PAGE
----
No wonder mental health issues abound in this country. We feel guilty about something all the time. We can blame grandma, or having grown up Catholic or Jewish, or whatever, but it all amounts to the same thing. We’re hopelessly feeling guilty all the time.

2020 musings

It’s been a year. Adjectives abound for this one, so I won’t even try to pick one. So many things have changed in daily life. I’ve been working from home since mid-March. I consider myself one of the lucky ones. I have reliable Internet, which makes working from home not much different from working on campus. My job and my work have been in constant demand and personally fulfilling. Zoom has become routine. And I love having all this time to myself outside of the job—which I also love.

I’ve found my inner hermit, and I like her. I guess I’m more of an introvert than I thought. I mean, I’m outgoing when I need to be and all that. Shy and quiet I’m not. Some have described me as an ambivert, and I was comfortable with that description. But, honestly, with the exception of a very few things, I don’t miss leaving my cozy spot in the woods at all. It’s really annoying to leave it even when I even have to go to a doctor appointment.

After the first week in lockdown, the feeling that overcame me was relief. Relief that I didn’t have to drive a 50 minute commute and then go out somewhere again. That I could stay home with my dogs and read, or stream movies or whatever. I read a lot of books in the first few months, in addition to all the online newsletters from The Chronicle and Inside Higher Ed. Mostly related to what I do as an instructional designer at WVU.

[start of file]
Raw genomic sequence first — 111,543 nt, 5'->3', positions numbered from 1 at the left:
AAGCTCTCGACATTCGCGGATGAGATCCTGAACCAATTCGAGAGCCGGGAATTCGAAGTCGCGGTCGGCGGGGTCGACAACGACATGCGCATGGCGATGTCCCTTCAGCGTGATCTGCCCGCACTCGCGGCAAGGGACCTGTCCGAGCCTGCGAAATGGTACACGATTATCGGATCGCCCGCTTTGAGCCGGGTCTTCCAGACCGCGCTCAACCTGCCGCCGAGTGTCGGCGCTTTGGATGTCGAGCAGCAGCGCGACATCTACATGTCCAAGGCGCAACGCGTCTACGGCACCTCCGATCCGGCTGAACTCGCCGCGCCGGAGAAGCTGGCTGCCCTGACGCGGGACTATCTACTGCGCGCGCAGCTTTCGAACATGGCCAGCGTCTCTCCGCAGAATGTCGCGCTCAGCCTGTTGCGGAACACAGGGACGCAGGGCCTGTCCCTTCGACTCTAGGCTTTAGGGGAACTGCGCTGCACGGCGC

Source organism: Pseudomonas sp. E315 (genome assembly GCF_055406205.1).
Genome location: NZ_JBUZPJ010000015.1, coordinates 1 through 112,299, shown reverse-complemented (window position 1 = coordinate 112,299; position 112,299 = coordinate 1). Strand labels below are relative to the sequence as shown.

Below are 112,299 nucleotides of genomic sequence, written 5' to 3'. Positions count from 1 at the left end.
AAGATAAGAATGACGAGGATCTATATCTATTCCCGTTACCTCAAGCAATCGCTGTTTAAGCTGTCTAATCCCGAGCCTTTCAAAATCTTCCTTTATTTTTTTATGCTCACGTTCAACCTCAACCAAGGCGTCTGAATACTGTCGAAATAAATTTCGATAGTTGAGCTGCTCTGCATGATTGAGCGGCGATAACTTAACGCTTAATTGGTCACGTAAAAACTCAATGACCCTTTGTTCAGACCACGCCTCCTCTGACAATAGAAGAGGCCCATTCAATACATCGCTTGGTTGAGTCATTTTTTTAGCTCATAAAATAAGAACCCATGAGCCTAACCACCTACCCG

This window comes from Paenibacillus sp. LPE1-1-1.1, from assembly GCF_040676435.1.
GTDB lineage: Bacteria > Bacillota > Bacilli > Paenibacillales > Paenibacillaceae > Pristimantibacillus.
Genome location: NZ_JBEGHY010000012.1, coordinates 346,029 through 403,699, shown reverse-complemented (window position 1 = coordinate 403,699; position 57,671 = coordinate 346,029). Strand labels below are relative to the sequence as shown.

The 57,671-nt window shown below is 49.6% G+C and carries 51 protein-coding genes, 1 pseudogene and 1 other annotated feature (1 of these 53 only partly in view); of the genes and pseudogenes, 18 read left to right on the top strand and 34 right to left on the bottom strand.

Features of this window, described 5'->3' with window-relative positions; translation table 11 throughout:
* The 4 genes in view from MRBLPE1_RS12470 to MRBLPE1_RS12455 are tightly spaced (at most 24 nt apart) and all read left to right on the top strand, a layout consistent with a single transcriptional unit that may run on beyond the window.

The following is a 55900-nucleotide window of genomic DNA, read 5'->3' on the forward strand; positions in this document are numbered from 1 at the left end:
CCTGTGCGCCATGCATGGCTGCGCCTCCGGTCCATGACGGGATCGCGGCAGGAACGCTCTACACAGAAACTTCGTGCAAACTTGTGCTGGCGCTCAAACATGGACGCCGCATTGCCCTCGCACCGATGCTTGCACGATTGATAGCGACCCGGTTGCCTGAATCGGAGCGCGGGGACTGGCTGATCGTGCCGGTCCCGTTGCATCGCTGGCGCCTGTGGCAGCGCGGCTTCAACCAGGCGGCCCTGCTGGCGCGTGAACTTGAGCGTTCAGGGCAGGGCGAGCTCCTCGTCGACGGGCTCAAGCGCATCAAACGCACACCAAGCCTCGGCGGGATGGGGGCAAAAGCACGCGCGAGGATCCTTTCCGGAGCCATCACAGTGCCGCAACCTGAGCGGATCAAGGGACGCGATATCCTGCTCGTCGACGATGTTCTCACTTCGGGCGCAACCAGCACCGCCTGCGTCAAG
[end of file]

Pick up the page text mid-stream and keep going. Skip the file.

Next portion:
• Intentional Tech by Derek Bruff
  • Thrive Online aby Shannon Riggs
  • Reach Everyone, Teach Everyone by Tobin & Behling
  • Small Teaching Online by Flower Darby and James M. Lang
  • Learner Centered Teaching by Maryellen Weimer

All these are great. And I managed a few others for pleasure, like the Witcher series by Andrzej Sapkowski (up to The Lady of the Lake which I’m just now starting) and Louise Penny’s latest, The Devils Are All Here. Started The Stand on Audible (a friend gifted it to me), but since I no longer have a morning and evening commute, I haven’t gotten very far into the audio book list.

After the most demanding part of work—helping non online faculty in the pivot to online—I took on an acting student and that has been a welcome move. The little theatre group I’m part of can’t really do any live work with the COVID situation, so it’s been nice having something theatre related to focus on.

Manny relaxing on one of his many piles of blankets.
Flicka looking cute.

My dogs are so spoiled having one or both of us at home all the time. Manny has become demanding when it comes to multiple walks. Flicka can’t keep up with him, but enjoys her shorter walks, too. She’s more clingy than she ever was, and she was clingy to start. (Both dogs are rescues. Manny used to race).

I kinda feel a twinge of guilt now and then having such comfortable digs in the midst of this pandemic. So many are suffering.